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Tuesday, Nov 5, 2013
The film is a remarkable portrait, convincing and performative, insistent and expressive, and ever incomplete.

“Never believe you’ve played your last hand,” instructs Jean Marc Calvet. “Never believe it’s too late, never believe that things will never work out.” Under his voiceover, you see Calvet walking into the frame, in slow motion. His sunglasses obscure his eyes, his bald head and hoop earrings overwhelming as he fills the frame, obscuring the traffic behind him.


As an introduction to the French-Nicaraguan painter, these first few moments of Calvet suggest his intensity, his determination, his capacity for self-reflection, They are also the last moment in Dominic Allan’s movie that moves so slowly, literally. From here on out, the pace is propulsive, as Calvet takes you on a journey through his past, passing by his present, and into his possible future. And the camera does its best to keep up with him.


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Tuesday, Oct 29, 2013
The Oscar-winning documentary is as vital and heartrending today as it was on its release almost a decade ago.

The first image is a naked light bulb, swarmed by bugs seeking warmth. A series of equally impressionistic images follows: a child’s face, women in a city street, a hallway crowded with men, a woman undressing. All introduce Born into Brothels: Calcutta’s Red Light Kids, a look into the lives of children in Sonagachi, North Calcutta. “The men who enter our building are not so good,” says Kochi. “They are drunk. They come inside and shout and swear.” Kochi stands by a window looking out; behind her, laundry flaps and an orange sky offers beauty, but also, the imminent night, when the men enter.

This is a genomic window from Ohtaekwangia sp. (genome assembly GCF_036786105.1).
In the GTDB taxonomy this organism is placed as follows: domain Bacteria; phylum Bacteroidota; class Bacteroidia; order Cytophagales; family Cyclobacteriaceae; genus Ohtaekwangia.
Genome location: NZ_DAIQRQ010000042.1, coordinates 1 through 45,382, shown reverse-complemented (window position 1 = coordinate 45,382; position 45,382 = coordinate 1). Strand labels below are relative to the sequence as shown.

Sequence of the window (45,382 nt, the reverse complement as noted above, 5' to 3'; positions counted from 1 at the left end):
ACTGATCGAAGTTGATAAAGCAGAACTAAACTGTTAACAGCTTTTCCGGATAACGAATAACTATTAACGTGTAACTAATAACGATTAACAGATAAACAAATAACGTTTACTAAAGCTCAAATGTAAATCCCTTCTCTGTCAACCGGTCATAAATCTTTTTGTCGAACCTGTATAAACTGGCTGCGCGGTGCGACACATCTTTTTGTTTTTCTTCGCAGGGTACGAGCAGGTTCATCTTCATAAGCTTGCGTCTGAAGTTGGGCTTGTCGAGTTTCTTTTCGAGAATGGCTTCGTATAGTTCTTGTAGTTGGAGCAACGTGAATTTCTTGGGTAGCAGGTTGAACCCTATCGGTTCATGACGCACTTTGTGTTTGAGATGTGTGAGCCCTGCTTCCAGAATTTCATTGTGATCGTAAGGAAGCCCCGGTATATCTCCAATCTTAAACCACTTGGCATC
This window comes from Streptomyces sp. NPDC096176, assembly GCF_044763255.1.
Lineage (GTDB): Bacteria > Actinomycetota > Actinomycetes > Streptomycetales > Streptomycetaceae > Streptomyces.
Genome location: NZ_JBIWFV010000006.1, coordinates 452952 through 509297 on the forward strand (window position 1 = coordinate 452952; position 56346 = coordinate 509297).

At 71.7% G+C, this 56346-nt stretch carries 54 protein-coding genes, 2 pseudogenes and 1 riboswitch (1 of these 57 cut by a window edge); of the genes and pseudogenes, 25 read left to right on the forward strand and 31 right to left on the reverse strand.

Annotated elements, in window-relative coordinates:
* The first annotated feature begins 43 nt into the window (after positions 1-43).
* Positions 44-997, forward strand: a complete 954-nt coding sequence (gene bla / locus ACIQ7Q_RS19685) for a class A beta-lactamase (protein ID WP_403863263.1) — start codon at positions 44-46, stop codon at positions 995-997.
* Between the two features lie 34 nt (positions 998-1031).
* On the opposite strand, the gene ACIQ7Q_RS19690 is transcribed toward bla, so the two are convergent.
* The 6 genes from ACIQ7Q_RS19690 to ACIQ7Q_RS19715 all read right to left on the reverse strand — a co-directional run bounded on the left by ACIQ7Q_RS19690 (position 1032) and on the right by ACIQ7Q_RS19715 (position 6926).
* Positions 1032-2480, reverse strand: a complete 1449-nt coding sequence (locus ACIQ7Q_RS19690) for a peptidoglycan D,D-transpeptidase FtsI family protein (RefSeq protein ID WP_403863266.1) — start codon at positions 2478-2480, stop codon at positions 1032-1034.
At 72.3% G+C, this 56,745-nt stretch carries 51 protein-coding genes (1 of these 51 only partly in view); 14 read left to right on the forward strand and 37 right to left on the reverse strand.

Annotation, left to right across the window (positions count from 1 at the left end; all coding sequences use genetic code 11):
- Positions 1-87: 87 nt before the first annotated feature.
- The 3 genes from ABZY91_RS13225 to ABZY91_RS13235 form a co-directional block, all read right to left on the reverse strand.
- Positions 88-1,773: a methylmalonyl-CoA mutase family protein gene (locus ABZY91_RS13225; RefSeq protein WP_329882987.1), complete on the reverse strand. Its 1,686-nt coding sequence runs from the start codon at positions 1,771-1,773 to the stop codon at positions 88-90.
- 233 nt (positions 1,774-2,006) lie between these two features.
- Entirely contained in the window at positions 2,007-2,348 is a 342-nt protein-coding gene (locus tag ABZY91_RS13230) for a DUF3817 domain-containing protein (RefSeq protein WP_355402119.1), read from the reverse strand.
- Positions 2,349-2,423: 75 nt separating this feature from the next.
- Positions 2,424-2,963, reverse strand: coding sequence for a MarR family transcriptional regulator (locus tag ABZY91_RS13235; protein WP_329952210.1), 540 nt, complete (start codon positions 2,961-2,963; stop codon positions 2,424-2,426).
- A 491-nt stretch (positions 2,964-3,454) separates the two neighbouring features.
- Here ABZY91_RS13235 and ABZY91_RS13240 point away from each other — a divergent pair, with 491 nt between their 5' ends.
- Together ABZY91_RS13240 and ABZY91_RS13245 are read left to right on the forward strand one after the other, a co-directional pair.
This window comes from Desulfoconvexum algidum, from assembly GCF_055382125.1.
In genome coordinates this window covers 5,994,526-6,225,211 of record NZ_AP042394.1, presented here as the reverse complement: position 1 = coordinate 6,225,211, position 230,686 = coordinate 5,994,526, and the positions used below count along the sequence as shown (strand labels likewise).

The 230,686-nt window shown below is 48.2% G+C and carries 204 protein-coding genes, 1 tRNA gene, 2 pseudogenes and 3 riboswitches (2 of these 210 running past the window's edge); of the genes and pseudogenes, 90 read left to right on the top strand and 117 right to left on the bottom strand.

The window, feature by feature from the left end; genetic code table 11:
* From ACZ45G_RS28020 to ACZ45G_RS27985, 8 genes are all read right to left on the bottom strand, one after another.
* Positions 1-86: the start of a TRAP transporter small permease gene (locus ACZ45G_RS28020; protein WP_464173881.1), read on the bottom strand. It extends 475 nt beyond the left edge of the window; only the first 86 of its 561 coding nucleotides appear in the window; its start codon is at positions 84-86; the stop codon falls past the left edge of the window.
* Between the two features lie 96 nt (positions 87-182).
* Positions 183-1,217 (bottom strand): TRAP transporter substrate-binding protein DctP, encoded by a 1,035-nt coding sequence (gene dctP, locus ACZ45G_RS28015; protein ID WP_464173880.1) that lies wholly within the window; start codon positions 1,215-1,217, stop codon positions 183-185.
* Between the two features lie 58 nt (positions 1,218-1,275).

Film | TV
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Monday, Oct 14, 2013
This remarkable documentary series has offered glimpses of its subjects' experiences, versions of reality constructed and set into a complex dialogue with their viewers.

“There are a few things I would like to say,” essays Neil Hughes. And before he says them, he underlines, “I have tremendous good will toward the series.” That would be the Up documentary series, initiated by director Michael Apted in 1964, when he filmed 20 seven-year-olds living in and around London. Most of those subjects, including Neil, continued to appear in the films, which were made every seven years and broadcast on British TV.


Now, in the eighth movie, 56 Up, Neil talks not only about his life, per se, but also about his life as a documentary subject.


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Monday, Oct 7, 2013
Need a break from the real world? Here's the best of everything entertaining that requires an electrical outlet. This'll at least get you through October -- so long as the power holds.

The season of the witch (or vampire, princess, random cartoon character, etc.) is upon us, and Hollywood is offering plenty of spooky things to get you into the Halloween mood. But there’s more to this month than just one holiday, there is plenty of new music, movies, and video games to keep you entertained also.


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Monday, Sep 23, 2013
Janet Mino patiently coaxes her students to say what they feel and to feel safe. Some are afraid, some are frustrated, and some are eager; all sit in her classroom at John F. Kennedy High School in Newark, New Jersey, and all have special needs.

Each day, Janet Mino patiently coaxes her students to say what they feel and to feel safe. Some are afraid, some are frustrated, and some are eager; all sit in her classroom at John F. Kennedy High School in Newark, New Jersey, and all have special needs. As you see right away in Samantha Buck’s documentary Best Kept Secret, premiering on PBS’ POV Documentary Series on 23 September, Mino and her associates, other teachers, counselors, and staff members, are deeply committed to the individuals in their care, a number that includes the students and their families.


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